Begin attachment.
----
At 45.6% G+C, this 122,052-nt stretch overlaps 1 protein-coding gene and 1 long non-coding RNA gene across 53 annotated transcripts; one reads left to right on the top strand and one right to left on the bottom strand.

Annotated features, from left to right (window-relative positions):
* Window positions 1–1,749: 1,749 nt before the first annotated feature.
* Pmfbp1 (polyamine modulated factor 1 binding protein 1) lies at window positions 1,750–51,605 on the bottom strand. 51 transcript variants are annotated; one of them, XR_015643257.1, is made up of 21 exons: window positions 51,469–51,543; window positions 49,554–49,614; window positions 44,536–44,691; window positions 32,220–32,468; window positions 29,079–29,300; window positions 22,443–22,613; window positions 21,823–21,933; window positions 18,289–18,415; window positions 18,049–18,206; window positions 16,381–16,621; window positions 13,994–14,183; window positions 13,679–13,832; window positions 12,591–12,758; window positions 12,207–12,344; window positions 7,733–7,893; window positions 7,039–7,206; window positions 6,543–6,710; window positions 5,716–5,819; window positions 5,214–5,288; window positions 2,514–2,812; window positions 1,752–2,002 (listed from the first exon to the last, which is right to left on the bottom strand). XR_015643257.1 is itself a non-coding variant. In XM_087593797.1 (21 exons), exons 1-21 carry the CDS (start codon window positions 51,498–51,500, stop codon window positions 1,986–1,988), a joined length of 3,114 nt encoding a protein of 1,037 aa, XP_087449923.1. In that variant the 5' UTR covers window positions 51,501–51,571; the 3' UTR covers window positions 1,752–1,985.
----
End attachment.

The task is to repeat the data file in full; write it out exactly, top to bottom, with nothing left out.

At 45.6% G+C, this 122,052-nt stretch overlaps 1 protein-coding gene and 1 long non-coding RNA gene across 53 annotated transcripts; one reads left to right on the top strand and one right to left on the bottom strand.

Annotated features, from left to right (window-relative positions):
* Window positions 1–1,749: 1,749 nt before the first annotated feature.
* Pmfbp1 (polyamine modulated factor 1 binding protein 1) lies at window positions 1,750–51,605 on the bottom strand. 51 transcript variants are annotated; one of them, XR_015643257.1, is made up of 21 exons: window positions 51,469–51,543; window positions 49,554–49,614; window positions 44,536–44,691; window positions 32,220–32,468; window positions 29,079–29,300; window positions 22,443–22,613; window positions 21,823–21,933; window positions 18,289–18,415; window positions 18,049–18,206; window positions 16,381–16,621; window positions 13,994–14,183; window positions 13,679–13,832; window positions 12,591–12,758; window positions 12,207–12,344; window positions 7,733–7,893; window positions 7,039–7,206; window positions 6,543–6,710; window positions 5,716–5,819; window positions 5,214–5,288; window positions 2,514–2,812; window positions 1,752–2,002 (listed from the first exon to the last, which is right to left on the bottom strand). XR_015643257.1 is itself a non-coding variant. In XM_087593797.1 (21 exons), exons 1-21 carry the CDS (start codon window positions 51,498–51,500, stop codon window positions 1,986–1,988), a joined length of 3,114 nt encoding a protein of 1,037 aa, XP_087449923.1. In that variant the 5' UTR covers window positions 51,501–51,571; the 3' UTR covers window positions 1,752–1,985.